United States District Court, W.D. Virginia, Roanoke Division
E. Conrad Senior United States District Judge
Douglas Martin, a Virginia inmate proceeding pro se, filed a
petition for a writ of habeas corpus, pursuant to 28 U.S.C.
§ 2254, challenging the validity of his confinement on a
judgment in the Henry County Circuit Court for distribution
of cocaine. Respondent filed a motion to dismiss, and Martin
responded, making the matter ripe for disposition. After
review of the record, the court grants the motion to dismiss
and dismisses the petition.
31, 2014, the Henry County Circuit Court found Martin guilty
of distributing cocaine. On November 25, 2014, the trial
court sentenced him to twenty years' imprisonment, with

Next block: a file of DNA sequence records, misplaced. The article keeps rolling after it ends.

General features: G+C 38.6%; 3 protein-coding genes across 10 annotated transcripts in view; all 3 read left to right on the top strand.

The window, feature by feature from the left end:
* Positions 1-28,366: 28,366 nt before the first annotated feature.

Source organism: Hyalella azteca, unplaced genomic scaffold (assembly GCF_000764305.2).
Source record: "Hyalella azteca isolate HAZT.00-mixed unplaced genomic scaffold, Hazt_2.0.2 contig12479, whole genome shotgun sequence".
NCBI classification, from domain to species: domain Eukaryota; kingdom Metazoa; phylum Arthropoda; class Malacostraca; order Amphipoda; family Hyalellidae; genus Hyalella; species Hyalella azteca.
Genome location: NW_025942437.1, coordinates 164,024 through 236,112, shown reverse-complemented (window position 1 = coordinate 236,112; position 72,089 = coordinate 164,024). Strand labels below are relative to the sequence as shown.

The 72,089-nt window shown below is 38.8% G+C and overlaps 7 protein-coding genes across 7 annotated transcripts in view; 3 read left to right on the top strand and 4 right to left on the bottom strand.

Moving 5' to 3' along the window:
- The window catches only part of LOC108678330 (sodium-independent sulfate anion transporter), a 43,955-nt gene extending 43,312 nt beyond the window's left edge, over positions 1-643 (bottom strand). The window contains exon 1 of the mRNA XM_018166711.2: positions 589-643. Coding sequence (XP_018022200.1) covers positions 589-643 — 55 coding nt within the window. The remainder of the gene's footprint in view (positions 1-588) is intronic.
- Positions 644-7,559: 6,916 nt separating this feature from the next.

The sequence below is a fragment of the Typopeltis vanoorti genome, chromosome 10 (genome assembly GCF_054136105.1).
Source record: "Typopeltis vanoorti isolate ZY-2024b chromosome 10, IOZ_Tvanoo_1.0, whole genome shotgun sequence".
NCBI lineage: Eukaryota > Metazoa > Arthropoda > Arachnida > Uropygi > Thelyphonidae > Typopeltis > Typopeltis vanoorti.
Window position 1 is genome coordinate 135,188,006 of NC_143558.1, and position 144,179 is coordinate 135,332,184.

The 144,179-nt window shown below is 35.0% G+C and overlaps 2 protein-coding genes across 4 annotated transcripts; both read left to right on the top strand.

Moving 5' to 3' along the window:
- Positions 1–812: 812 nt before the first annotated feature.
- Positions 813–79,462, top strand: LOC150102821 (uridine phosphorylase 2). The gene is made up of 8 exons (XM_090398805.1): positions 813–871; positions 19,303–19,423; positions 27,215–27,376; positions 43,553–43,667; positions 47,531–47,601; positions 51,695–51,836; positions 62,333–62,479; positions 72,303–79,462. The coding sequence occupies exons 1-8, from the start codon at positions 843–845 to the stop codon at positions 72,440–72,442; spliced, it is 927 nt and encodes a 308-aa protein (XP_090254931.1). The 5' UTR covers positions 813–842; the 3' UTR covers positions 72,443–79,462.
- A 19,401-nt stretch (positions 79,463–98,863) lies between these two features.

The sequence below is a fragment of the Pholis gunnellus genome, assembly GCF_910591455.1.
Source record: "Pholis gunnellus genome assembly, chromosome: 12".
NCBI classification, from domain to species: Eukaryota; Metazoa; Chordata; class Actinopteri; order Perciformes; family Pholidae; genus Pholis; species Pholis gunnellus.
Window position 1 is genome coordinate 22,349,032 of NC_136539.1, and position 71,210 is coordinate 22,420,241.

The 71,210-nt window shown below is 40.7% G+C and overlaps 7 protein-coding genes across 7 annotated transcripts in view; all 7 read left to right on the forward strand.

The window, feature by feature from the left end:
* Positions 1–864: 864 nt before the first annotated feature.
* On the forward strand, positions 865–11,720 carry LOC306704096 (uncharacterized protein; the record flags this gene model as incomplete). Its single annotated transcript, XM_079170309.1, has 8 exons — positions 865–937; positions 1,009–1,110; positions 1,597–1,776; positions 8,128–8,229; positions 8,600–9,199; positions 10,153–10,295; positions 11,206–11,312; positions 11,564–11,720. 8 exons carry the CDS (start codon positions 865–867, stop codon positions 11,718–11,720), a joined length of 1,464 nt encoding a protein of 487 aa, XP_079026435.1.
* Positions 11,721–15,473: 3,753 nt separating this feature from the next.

fifteen years and six months suspended. Martin did not
October 26, 2015, Martin filed a habeas petition in
the circuit court, which the court denied on March 8, 2016.
Martin appealed, but the Supreme Court of Virginia denied his
petition and his request for rehearing.
August 17, 2017, Martin filed the current petition, alleging
that trial counsel was ineffective for failing to:
1. file a notice of appeal;
2. introduce exculpatory audio and video evidence at trial;
3. properly question the witnesses and clarify their false
4. pursue an entrapment defense.
claims are time-barred. Under the Anti-terrorism Effective
Death Penalty Act (AEDPA), a one-year period of limitation
for federal habeas corpus runs from the latest of:
(A) the date on which the judgment became final by the
conclusion of direct review or the expiration of the time ...